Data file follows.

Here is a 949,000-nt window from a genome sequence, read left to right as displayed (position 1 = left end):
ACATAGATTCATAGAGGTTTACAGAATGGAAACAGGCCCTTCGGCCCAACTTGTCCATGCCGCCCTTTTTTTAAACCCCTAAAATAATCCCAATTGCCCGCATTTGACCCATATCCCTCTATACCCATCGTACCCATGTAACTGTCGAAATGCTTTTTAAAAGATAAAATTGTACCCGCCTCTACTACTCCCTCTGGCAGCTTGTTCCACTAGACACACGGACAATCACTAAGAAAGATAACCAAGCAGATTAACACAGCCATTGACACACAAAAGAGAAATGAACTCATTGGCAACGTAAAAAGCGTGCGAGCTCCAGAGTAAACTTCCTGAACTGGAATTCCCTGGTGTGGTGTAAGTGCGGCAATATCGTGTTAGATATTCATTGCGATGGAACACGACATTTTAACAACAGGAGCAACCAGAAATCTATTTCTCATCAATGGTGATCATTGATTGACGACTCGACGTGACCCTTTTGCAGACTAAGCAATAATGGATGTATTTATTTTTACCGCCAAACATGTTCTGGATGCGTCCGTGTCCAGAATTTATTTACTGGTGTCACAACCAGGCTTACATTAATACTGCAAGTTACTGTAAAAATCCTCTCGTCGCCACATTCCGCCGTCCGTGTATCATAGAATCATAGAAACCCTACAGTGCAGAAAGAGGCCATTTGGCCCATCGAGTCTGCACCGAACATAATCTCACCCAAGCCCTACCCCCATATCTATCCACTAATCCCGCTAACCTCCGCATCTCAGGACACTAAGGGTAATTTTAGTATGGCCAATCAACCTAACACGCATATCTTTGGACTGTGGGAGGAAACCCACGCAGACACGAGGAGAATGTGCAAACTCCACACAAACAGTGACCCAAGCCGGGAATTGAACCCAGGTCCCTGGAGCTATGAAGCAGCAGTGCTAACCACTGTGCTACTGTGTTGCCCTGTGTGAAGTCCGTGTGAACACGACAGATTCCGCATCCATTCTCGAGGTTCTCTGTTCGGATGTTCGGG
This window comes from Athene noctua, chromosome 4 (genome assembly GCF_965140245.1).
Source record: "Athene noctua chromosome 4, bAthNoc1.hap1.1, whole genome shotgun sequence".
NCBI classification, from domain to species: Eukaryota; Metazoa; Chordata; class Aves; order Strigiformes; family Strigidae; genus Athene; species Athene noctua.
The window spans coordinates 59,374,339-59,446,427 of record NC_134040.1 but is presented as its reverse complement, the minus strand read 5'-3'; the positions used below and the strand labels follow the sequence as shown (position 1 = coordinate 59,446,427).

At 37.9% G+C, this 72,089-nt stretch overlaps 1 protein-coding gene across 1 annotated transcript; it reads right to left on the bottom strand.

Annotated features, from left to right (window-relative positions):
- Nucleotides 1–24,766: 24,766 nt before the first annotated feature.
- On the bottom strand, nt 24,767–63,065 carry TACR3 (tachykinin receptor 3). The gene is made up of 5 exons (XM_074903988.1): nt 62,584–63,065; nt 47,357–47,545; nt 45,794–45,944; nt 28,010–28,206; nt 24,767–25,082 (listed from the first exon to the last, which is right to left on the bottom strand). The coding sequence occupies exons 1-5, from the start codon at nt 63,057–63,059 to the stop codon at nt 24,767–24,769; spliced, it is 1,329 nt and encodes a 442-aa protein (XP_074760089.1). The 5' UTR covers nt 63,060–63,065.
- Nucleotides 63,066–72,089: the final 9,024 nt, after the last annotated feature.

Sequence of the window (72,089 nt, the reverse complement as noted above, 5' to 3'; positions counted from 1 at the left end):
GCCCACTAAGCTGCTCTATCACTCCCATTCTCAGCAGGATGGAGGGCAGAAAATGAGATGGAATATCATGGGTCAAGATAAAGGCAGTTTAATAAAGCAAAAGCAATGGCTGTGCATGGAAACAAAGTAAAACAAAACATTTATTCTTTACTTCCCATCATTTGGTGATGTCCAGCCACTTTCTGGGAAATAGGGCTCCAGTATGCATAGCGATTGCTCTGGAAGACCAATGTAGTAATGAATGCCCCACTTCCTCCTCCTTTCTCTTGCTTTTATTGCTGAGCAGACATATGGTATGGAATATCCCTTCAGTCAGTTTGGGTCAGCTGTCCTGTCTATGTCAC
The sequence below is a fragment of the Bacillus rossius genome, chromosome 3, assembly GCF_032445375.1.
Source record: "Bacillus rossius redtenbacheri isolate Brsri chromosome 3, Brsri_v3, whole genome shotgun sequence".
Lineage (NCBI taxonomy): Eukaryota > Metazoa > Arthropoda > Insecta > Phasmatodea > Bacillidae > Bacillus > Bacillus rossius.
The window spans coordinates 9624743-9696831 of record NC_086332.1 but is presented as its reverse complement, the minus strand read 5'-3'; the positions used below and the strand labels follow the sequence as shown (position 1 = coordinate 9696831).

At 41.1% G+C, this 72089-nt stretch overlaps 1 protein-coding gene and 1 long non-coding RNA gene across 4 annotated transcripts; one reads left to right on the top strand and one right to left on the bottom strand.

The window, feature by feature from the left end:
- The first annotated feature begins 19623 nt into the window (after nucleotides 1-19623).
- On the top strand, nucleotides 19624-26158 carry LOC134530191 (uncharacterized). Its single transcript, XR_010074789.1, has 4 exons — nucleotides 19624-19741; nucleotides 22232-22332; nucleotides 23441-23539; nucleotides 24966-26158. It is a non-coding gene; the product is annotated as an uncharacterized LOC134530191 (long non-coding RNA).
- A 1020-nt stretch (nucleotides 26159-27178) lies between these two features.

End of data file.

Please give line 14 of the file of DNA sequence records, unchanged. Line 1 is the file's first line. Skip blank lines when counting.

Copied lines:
The sequence below is a fragment of the Bacillus rossius genome, chromosome 3, assembly GCF_032445375.1.